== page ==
Tips for Traveling with Children

We love to travel as a family! We were on our first family flight when my son was just 2 weeks old, having adopted him from out of state. Holding my precious new infant close to my body on an airplane was a surreal experience that I will never forget. We have since flown with him across the country (from NY to CA) and for multiple 10 hour car rides. We recently purchased an RV and looking forward to all the fun adventures awaiting us this season. Traveling can feel very expansive -the new scenery, experiences and all the learning that comes along the way. At the same time, traveling with children comes with its own set of challenges that can bring stress levels sky high. It requires lots of preparation, organization and an extra dose of grace. So let’s jump right in with some tips for making traveling with children as easeful as possible.

  1. Simplify the Itinerary.– Consider the developmental stage and age of your child(ren) when planning your trip and make modifications as needed. While a guided sightseeing tour or dinner cruise sound lovely to us, children have difficulty regulating their bodies and emotions for long periods of time and long structured activities may not be the best fit. Choose shorter excursions that have opportunities for breaks and time away as needed. Self-guided and self-paced is almost always the better choice when it comes to children. You can still visit that special monument or museum, but being realistic with what your child can handle will manage everyone’s expectations. This is not the time to push your children out of their comfort zone, all the changes associated with travel already require them to be constantly adapting. Remember it’s all new and exciting for them!
  2. Schedule Some Down Time- Often times when we travel we want to do ‘all the things’ so the trip seems “successful” to us. That said, time zone changes, lengthy time on the road without physical activity and jet lag can impact children much more than adults. Prepare to slow down and set aside some extra space for quiet time/napping or free play so everyone feels recharged and prepared for the next structured fun activity.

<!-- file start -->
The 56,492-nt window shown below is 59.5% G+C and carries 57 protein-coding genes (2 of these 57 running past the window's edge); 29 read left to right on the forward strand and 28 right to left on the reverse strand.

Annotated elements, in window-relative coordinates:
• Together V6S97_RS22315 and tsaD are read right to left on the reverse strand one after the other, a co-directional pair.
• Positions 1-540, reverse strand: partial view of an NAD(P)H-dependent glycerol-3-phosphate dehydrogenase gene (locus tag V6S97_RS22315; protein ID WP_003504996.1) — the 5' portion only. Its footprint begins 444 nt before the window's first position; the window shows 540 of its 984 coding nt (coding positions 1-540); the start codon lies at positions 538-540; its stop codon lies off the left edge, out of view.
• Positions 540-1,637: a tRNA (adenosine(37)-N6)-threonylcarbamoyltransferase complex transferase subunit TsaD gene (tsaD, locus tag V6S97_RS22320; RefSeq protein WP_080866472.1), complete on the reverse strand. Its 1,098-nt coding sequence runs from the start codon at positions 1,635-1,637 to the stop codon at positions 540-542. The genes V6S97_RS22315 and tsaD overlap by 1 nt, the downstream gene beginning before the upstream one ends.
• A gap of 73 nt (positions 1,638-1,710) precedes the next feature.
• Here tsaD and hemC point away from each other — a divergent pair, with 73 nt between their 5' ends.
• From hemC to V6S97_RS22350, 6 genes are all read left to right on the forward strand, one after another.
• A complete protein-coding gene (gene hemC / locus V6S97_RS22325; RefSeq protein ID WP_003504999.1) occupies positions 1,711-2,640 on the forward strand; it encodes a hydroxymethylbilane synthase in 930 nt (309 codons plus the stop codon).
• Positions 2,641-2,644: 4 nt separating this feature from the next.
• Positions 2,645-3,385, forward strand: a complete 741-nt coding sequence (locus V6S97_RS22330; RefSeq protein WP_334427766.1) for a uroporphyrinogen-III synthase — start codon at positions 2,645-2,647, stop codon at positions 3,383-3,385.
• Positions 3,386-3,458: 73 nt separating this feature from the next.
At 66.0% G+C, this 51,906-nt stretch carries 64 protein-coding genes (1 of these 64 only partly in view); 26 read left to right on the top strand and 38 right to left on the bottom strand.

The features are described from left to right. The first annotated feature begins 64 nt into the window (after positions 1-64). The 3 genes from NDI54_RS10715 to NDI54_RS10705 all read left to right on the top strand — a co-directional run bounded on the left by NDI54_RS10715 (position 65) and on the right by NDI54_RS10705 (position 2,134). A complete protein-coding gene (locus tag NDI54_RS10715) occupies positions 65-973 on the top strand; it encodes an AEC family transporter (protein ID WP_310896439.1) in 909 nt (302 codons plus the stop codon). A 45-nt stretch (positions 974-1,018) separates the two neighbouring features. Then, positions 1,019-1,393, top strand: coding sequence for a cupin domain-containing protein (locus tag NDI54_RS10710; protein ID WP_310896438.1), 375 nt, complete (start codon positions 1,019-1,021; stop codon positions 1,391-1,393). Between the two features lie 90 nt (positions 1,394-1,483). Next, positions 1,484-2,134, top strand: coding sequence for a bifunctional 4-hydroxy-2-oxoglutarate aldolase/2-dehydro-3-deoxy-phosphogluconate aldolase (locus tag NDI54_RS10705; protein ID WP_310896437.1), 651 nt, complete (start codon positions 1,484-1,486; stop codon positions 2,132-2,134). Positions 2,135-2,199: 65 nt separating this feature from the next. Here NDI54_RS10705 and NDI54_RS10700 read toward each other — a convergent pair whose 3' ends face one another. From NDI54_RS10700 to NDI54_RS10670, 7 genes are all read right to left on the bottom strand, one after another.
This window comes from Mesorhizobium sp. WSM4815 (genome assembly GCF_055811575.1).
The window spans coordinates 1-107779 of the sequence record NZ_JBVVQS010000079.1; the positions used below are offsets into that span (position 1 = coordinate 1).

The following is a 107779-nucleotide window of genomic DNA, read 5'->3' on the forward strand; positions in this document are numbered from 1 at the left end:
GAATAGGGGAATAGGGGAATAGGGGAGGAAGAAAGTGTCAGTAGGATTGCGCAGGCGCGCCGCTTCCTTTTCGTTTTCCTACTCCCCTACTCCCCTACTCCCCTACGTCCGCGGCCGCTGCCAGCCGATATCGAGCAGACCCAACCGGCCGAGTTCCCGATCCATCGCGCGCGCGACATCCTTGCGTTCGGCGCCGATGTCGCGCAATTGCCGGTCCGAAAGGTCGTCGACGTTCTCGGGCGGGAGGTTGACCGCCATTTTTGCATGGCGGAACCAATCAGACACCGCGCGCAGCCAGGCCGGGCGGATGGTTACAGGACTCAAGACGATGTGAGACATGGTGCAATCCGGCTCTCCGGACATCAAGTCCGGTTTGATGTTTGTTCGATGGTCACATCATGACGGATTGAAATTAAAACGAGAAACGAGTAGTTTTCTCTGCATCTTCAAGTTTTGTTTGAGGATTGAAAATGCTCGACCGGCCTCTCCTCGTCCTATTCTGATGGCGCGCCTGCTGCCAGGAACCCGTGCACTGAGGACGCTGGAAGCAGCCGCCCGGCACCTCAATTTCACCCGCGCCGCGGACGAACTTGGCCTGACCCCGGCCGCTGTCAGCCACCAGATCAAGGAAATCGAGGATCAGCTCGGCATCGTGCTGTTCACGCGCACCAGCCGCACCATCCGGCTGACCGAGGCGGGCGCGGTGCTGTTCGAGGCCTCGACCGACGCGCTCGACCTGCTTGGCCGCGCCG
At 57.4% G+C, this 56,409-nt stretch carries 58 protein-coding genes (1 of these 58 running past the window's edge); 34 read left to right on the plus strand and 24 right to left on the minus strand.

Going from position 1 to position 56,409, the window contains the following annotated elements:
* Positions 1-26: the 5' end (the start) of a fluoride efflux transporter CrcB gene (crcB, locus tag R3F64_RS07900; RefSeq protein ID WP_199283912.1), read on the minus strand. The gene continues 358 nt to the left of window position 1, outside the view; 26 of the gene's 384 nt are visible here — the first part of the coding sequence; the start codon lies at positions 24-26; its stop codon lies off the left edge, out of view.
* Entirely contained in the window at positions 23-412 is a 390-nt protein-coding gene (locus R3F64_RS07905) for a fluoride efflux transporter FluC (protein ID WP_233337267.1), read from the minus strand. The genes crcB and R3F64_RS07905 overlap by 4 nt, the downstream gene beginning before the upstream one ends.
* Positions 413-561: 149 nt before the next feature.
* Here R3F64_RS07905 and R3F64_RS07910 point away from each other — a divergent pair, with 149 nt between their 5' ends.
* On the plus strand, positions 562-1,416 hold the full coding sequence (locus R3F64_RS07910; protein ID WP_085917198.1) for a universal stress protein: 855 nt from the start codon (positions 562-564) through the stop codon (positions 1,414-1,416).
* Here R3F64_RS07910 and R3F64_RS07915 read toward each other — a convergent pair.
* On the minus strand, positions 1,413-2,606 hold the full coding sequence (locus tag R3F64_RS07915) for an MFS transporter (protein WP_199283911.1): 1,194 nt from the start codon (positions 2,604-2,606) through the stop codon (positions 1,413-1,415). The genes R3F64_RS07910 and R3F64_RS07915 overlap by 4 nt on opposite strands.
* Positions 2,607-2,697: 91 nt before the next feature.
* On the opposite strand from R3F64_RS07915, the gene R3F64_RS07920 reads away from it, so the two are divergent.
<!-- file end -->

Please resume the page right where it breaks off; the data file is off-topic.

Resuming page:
3. Snacks! Overestimate the amount of snacks you will need. When we fly, each person gets their own gallon sized ziplock bag of snacks that we put in the seat back pocket for the duration of the flight. It has worked really well. Similarly, when road tripping we always pack lunches and cold snacks in a large cooler bag along with all the usual snacks. As a whole, we don’t offer lots of sugary or processed snacks so our bodies stay as hydrated and strong as possible. Some snack suggestions include: nuts or trail mix, small boxes of raisins, dates and apricots, chickpea or lentil pasta, cut up cucumbers, sweet peppers, olives, grapes, mango, avocado with hemp seeds, whole fruit such as bananas, apples and clementines, and small bags of cookies, crackers, chips, pretzels, natural fruit snacks, applesauce pouches and lollipops if on an airplane ride.
  4. Travel Games and Toys- Before an especially long trip I will often purchase a few new travel toys and activities that can be introduced periodically over the course of the trip. For more general trips I will pack a special travel bag of activities and games and allow my son to choose some of his own items to pack along so he has ownership and feels included. There are a variety of items to choose from, but some of our favorites include:
  5. Involve your child in the planning.– Obviously the big decisions will be made by the adults, but as much as possible share the planning process with your child. Show them a map of where you will be traveling. Look at websites for hotels, campgrounds, or special attractions you will be visiting together. Use YouTube as a tool to show them what to expect. This both helps prepare your child by making the abstract seem much more real, while also getting them excited for what’s to come. Don’t worry about “spoiling the surprise” for them. Most children require some amount of mental preparation as the whole experience is new and can be overwhelming. If your child will be flying for the first time, borrow books from the library about airplanes and airports. There are a few excellent videos on YouTube that show exactly what the inside of the plane looks like. As they process all of this new information, lots of questions will arise, sparking great conversations.
  6. Don’t Forget Comfort Items- Whatever age, make sure to pack up familiar and comforting items from home. Little touches like a favorite stuffed animal, night light, pillow case, books, or small toys can help your child acclimate faster to their new surroundings. While you’re at it, consider extra comfy travel clothing and blankets to make everyone feel more at ease.

    Happy Travels- have fun making memories!!

Peace to All, Life to All, Love to All- Sat Nam